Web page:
The strict laws of reciprocity, so ingrained in the soul of the Inca, remained hidden to Pizarro, as they did to Cortes and Columbus before him. In the Capitulaciones, for example, there is no mention of the inhabitants of the land that has been promised in return. The absence of the Indians on paper is a sign of things to come. They are expected to be absent from the land and so they will be made absent.
It’s a big question, and it’s asked on the final page, after three hundred odd pages of context framed within economics, history, and a bit more economics. I’m not sure the question is answered however, maybe it’s not even meant to be, but then again it could have been right in front of me and I would have trudged past without noticing. I struggled through this book with a determined resignation that I would make it to the end.
When I was about three-quarters of the way through, a friend pointed out that this was a study book. Ah, of course, it made sense. You should read this slowly, make notes, look at the events, put everything in it’s context and then think about what the book was saying, perhaps you should even do that with every book? I didn’t do it. I barrelled through from beginning to end, well, I tried to. I gave up trying to understand every line, the economic theories, the conclusions drawn from historical context, and instead took limited knowledge from a paragraph, or where I was particularly dense, a page.
The scope and breadth of this book is incredible, as Guardiola-Revera places the impact of the discovery, conquering and colonisation of Latin America on the indigenous populations nature-sustaining methods of trading and working, in the broader of context of world economics. Along with an encyclopaedic history for the region the book explains how the southern hemisphere is trying to tear the shackles of economic guidance that the modernised West has foisted upon it, read “ours is the best way to do it, so you will do it”.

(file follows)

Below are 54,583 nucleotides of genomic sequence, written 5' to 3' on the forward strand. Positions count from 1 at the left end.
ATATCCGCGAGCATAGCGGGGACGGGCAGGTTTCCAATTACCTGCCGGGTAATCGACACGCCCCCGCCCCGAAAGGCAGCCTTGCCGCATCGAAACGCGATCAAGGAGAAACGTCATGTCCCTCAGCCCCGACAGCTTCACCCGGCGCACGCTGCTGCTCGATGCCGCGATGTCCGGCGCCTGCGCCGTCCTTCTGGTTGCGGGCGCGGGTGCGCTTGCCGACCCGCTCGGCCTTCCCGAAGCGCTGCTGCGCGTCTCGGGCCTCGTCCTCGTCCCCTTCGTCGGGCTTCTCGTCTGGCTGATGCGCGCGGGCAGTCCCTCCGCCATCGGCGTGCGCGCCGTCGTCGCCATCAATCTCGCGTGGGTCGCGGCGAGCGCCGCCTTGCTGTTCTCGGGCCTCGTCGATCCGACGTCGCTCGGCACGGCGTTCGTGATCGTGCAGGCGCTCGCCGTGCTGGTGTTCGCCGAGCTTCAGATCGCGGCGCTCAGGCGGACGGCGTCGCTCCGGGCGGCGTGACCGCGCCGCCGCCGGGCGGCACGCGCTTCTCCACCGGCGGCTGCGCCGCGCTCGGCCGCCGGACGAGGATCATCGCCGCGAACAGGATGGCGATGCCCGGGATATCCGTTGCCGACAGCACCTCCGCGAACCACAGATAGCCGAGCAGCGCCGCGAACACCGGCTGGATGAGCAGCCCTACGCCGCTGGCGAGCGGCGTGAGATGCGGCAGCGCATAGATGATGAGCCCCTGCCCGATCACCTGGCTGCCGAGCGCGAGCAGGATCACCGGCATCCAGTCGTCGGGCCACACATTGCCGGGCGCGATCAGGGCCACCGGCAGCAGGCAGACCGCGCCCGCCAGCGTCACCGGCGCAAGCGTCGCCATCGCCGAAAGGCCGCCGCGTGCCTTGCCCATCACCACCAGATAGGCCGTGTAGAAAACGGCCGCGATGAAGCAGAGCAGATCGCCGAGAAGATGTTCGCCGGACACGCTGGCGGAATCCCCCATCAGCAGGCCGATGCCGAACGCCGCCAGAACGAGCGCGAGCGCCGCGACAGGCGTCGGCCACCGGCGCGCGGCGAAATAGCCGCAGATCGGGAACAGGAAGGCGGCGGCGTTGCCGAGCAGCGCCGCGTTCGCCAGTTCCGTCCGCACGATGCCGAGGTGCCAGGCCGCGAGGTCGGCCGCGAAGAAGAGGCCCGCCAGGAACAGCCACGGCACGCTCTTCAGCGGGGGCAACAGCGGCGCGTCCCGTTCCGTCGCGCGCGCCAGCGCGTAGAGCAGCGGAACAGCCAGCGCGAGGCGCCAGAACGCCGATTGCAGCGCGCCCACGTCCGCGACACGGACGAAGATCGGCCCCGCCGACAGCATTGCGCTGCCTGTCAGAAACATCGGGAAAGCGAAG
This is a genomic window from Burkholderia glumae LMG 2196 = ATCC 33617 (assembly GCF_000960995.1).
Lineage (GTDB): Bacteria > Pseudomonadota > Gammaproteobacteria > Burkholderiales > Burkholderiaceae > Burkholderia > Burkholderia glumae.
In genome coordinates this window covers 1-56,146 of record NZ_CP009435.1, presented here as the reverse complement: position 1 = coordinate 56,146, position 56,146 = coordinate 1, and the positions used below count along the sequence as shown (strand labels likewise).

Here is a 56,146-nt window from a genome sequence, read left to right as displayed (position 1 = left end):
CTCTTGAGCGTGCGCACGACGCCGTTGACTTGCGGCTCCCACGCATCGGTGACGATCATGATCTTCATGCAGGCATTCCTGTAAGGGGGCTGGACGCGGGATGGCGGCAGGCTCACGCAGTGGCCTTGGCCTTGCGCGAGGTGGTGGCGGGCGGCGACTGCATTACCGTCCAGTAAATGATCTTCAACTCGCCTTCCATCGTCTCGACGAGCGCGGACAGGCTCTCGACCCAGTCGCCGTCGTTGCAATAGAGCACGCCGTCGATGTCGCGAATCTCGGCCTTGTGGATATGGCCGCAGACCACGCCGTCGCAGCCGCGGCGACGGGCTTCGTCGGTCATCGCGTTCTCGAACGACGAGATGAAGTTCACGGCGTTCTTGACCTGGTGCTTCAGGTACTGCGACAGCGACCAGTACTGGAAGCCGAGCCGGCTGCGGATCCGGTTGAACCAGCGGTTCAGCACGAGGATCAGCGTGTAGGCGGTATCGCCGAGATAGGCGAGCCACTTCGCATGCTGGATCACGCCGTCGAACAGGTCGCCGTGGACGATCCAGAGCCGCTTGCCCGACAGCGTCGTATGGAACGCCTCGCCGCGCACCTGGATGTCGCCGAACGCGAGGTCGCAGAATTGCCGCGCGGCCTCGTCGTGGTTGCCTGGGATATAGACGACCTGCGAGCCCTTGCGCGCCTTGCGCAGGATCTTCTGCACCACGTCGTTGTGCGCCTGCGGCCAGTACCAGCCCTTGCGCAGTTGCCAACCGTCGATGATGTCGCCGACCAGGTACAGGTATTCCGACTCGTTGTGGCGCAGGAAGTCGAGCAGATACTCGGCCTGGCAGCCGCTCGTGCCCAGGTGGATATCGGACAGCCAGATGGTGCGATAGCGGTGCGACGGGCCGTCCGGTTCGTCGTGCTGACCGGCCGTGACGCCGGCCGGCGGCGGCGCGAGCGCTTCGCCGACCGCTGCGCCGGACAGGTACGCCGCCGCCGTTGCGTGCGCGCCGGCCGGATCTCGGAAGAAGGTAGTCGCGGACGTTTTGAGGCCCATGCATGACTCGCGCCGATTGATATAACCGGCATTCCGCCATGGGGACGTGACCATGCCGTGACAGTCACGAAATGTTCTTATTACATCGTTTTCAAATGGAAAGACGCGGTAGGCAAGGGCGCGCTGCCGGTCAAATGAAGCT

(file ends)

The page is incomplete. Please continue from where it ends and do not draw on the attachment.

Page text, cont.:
There is also a lot of comment, and this is perhaps the most pertinent thrust of the book, about the Latinsation of the US and the impact this will have on not just the US itself, but the world in general. The growing power of indigenous peoples across Latin America, for example, following the ‘water wars’ in Bolivia that preceded Evo Morales rise to power, to the 2006 political demonstrations in the US for illegal immigrant rights, and how this will influence the US as it becomes more Latino.
Mixed thoroughly in with the dense economic theory is the history of the region, and Guardiola-Rivera extrapolates the impact of specific events on world economics, from the power of the initial trading of pure gold for trinkets, to the Spanish silver peso, the worlds first universal currency. These were the more interesting parts for me, over and above the economics, even though the closely are ever intertwined.
By the end I had learnt a bit, forgotten a lot and not understood even more than that. There are areas where Latin America is trying to change the one size capitalism fits all philosophy of the West and hopefully it will succeed. I am the man who knew too little about economics to be able to properly comment about the theory and the context, but barring a radical shift, the time will come when the US becomes the next Latin American country, then maybe they really will rule the world.
One thing I did learn about myself is that I can’t give up on a book, I wanted to put this down and move on. I couldn’t do it. So a little of self revealed to me at the very least .
History, the long term, does not respond to the imperatives of short-term gains, or to the interests of some, and thus new forms of being in common and collective organisation are required in order to defend the interests of all. From that perspective, the sacrifices of the many in the interests of a few is unacceptable and therefore it is justified that the many – for instance the working masses of the Americas, both Indian and African – stand up to the interests of the few in the name of the interests of all.